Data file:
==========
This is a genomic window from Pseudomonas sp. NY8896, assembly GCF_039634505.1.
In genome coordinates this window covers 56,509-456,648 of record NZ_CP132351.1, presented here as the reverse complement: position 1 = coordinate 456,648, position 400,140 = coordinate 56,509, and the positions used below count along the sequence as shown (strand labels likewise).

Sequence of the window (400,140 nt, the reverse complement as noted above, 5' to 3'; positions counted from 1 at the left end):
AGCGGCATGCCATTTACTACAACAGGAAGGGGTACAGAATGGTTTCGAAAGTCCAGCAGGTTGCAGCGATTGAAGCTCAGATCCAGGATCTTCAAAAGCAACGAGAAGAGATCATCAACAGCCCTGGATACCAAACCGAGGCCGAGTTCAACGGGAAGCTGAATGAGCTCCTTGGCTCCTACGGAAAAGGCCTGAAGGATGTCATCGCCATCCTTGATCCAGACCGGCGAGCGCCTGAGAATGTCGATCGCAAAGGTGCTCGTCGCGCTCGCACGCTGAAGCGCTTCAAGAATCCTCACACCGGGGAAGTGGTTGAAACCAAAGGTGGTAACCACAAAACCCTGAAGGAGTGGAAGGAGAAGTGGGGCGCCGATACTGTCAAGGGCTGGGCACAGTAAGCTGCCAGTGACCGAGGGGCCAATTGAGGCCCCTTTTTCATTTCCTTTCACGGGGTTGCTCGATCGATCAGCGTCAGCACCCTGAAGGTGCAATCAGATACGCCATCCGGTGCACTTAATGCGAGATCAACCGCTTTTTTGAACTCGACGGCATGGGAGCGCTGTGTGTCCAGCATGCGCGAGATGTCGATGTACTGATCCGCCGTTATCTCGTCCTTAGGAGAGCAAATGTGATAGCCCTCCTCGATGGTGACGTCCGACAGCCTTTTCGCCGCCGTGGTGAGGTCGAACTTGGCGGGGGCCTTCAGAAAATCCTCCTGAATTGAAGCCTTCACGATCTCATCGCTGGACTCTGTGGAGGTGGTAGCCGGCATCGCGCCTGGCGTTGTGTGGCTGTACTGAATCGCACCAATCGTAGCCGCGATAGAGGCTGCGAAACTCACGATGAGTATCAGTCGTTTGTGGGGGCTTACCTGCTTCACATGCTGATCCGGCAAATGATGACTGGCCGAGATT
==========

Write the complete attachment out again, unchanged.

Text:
This is a genomic window from Pseudomonas sp. NY8896, assembly GCF_039634505.1.
In genome coordinates this window covers 56,509-456,648 of record NZ_CP132351.1, presented here as the reverse complement: position 1 = coordinate 456,648, position 400,140 = coordinate 56,509, and the positions used below count along the sequence as shown (strand labels likewise).

Sequence of the window (400,140 nt, the reverse complement as noted above, 5' to 3'; positions counted from 1 at the left end):
AGCGGCATGCCATTTACTACAACAGGAAGGGGTACAGAATGGTTTCGAAAGTCCAGCAGGTTGCAGCGATTGAAGCTCAGATCCAGGATCTTCAAAAGCAACGAGAAGAGATCATCAACAGCCCTGGATACCAAACCGAGGCCGAGTTCAACGGGAAGCTGAATGAGCTCCTTGGCTCCTACGGAAAAGGCCTGAAGGATGTCATCGCCATCCTTGATCCAGACCGGCGAGCGCCTGAGAATGTCGATCGCAAAGGTGCTCGTCGCGCTCGCACGCTGAAGCGCTTCAAGAATCCTCACACCGGGGAAGTGGTTGAAACCAAAGGTGGTAACCACAAAACCCTGAAGGAGTGGAAGGAGAAGTGGGGCGCCGATACTGTCAAGGGCTGGGCACAGTAAGCTGCCAGTGACCGAGGGGCCAATTGAGGCCCCTTTTTCATTTCCTTTCACGGGGTTGCTCGATCGATCAGCGTCAGCACCCTGAAGGTGCAATCAGATACGCCATCCGGTGCACTTAATGCGAGATCAACCGCTTTTTTGAACTCGACGGCATGGGAGCGCTGTGTGTCCAGCATGCGCGAGATGTCGATGTACTGATCCGCCGTTATCTCGTCCTTAGGAGAGCAAATGTGATAGCCCTCCTCGATGGTGACGTCCGACAGCCTTTTCGCCGCCGTGGTGAGGTCGAACTTGGCGGGGGCCTTCAGAAAATCCTCCTGAATTGAAGCCTTCACGATCTCATCGCTGGACTCTGTGGAGGTGGTAGCCGGCATCGCGCCTGGCGTTGTGTGGCTGTACTGAATCGCACCAATCGTAGCCGCGATAGAGGCTGCGAAACTCACGATGAGTATCAGTCGTTTGTGGGGGCTTACCTGCTTCACATGCTGATCCGGCAAATGATGACTGGCCGAGATT